The Shop > Metal Stuff

A Tale of Two Castings

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vtsteam:
Well it can be easily, you just watch the exhaust flare and adjust. I tend favor very slightly toward rich. Not enough to smoke or soot up tools held above to pre-heat (a good idea btw, to ensure there is no moisture on them before plunging into metal). But that wouldn't affect the cardboard carbon, since it's without air under the crucible, and a slight richness in flame wouldn't oxidize it faster anyway.

But imagine: if cardboard would burn anywhere else in the furnace -- which it will instantly -- there's enough oxygen in the fireball even in a neutral flame to burn it anywhere in the furnace that's exposed. Beneath the crucible isn't exposed -- one hopes. Obviously with rough and rounded surfaces that's not a perfect seal. And the furnace bottom wasn't perfectly smooth.

I think that one of the main causes of sticking is that the pasty ceramic crucible glaze and drips of slag move down the outside and find there way to the bottom and "braze" the crucible to what it's standing on. That happens at the perimeter of the crucible bottom, which, because it is necessarily exposed, can't maintain cardboard carbon as a release agent.

Well that's my theory anyway.   :smart:

vtsteam:
Third time's the charm!  :ddb:

This one looks free of flaws, and the sawdust facing sand worked pretty well. I drilled a hole in one of the gates and it drilled easily and produced good-looking gray iron swarf, so I'm hopeful the main casting is free of chill and machinable.

Differences: I did use my new short handled slagging tool after pulling the crucible out of the furnace, and the mold had the 2% sawdust facing sand. The facing was a little dry (I think sawdust draws moisture out of the clay binder), so I lost a little bit of definition from crumbling at the edges of the pattern - thus the small amount of finning at at the parting line. No problem to clean off with an angle grinder.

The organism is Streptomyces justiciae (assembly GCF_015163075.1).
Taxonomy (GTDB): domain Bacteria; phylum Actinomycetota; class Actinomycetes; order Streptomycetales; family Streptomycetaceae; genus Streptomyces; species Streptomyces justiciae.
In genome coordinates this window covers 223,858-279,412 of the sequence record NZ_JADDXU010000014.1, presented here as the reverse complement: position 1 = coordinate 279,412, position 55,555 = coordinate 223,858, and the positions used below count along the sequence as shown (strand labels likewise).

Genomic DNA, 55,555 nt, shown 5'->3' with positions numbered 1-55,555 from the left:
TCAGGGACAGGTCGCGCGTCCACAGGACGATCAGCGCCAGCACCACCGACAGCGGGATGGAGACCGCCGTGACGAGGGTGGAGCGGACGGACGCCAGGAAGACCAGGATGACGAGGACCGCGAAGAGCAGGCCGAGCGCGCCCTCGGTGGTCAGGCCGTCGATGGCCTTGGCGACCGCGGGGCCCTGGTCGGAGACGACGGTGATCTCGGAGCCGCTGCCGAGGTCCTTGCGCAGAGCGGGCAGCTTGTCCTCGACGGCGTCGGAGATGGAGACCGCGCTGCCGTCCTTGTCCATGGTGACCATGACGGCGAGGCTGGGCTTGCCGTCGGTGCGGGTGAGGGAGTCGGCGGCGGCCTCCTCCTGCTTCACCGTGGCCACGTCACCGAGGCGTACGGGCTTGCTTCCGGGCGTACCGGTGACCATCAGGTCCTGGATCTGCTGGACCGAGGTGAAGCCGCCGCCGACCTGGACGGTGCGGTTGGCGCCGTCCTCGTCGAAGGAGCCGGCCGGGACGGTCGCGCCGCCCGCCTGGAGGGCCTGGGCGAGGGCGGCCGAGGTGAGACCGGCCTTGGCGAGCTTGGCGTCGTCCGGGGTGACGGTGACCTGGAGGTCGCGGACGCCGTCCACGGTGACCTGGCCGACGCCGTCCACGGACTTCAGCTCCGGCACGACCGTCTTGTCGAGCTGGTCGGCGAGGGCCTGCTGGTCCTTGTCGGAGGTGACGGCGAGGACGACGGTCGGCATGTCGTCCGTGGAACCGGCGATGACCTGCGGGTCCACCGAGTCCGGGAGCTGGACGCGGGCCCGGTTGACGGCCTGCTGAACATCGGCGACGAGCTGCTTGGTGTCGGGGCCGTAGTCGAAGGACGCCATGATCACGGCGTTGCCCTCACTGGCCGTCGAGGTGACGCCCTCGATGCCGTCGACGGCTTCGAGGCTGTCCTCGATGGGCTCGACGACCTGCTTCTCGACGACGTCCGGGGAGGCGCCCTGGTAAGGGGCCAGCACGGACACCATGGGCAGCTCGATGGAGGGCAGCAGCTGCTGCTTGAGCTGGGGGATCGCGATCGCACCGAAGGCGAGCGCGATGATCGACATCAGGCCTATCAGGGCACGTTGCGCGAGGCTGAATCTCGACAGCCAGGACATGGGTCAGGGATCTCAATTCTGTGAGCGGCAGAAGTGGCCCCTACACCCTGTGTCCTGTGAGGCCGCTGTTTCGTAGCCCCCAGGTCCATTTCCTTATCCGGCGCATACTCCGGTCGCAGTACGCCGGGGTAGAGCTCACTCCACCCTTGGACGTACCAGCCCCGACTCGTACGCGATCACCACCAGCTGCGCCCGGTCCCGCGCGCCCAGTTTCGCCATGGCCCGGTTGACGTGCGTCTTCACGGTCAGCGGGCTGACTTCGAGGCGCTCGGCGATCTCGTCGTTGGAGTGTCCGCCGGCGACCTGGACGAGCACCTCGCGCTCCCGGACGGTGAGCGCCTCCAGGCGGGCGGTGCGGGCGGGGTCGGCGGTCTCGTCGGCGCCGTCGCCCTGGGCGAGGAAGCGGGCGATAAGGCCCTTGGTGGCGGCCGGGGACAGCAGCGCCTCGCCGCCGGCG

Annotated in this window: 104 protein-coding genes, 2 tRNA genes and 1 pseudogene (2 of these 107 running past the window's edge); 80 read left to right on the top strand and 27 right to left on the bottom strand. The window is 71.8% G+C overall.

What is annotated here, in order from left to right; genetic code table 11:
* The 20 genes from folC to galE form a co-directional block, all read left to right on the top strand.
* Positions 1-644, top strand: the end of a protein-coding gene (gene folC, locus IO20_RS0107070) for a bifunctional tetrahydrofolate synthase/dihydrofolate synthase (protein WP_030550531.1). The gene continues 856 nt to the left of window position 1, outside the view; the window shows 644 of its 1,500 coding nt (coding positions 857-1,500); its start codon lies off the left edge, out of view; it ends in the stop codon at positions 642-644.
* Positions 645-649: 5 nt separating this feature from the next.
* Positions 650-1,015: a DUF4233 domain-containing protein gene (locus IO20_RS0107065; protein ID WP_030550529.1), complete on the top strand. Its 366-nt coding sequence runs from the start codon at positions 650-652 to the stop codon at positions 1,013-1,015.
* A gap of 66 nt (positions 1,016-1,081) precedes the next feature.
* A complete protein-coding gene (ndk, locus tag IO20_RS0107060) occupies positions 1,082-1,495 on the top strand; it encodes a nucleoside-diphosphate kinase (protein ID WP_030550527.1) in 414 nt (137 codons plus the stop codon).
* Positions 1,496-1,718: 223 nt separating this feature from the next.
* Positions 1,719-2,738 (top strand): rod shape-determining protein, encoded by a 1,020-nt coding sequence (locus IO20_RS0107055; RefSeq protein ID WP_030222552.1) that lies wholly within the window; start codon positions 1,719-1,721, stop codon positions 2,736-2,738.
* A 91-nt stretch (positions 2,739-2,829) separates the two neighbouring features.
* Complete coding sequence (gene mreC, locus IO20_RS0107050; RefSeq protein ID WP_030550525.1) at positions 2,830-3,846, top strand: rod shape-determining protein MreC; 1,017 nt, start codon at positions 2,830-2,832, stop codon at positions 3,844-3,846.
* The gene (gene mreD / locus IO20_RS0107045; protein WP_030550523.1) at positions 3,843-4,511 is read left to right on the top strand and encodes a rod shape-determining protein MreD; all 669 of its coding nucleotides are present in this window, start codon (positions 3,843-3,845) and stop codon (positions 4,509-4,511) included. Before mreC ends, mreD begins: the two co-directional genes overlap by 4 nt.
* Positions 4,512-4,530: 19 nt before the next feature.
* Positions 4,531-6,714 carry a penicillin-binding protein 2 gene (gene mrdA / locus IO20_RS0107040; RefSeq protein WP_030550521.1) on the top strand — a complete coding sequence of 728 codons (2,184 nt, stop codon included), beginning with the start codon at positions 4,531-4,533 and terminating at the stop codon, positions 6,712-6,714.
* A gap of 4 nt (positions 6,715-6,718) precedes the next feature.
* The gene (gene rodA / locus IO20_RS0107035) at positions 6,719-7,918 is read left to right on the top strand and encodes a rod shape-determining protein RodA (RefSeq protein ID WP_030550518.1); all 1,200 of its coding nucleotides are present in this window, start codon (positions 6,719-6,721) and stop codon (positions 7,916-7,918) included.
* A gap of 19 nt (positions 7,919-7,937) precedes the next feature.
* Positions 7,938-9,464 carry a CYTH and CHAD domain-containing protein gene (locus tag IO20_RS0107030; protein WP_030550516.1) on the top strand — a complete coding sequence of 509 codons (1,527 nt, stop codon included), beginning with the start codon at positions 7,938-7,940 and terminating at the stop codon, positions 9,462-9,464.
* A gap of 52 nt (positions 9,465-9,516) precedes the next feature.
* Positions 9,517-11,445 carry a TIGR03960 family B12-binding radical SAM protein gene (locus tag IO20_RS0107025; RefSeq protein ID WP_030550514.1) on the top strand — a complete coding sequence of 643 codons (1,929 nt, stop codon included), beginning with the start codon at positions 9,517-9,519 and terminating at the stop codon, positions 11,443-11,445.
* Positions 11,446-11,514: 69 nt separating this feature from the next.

This casting is only about 7mm thick -- really pleased with how metal filled the mold completely. Surface finish is greatly improved, it looks to be sand inclusion-free -- though not quite up to the shiny casting level yet. More sawdust would undoubtedly help, but there's a tradeoff in bond strength of the facing sand  -- the finning here illustrates that.

tom osselton:
Thatís a beautiful casting! I wonder how long it would have to sit in order to have the sawdust and sand moisture balance out.

krv3000:
just my bit well dune  in the uk leave any bit of steel lying abawt it will soon go rusty one of the old tips regarding small castings was to dig a hole and bury it but make sure you make where you have burred it the other methera it to put it in a bucket and pee on it and leev it to soke  i have never tried the last one but at present i have a set of castings of a Stuart turner   S50  just siting in the garden waiting for spring to cum si i can dig them up lol

vtsteam:
Thanks Tom! :beer: I did another iron pour this afternoon, same pattern (I need 3), I hope it came out as well -- don't know yet because I need to let it cool for 4 hours (I think that's minimum for iron of this size even though it's winter.)

Bob, why would it be good to bury a casting -- or put it in a bucket of pee? What does that do?  :scratch:

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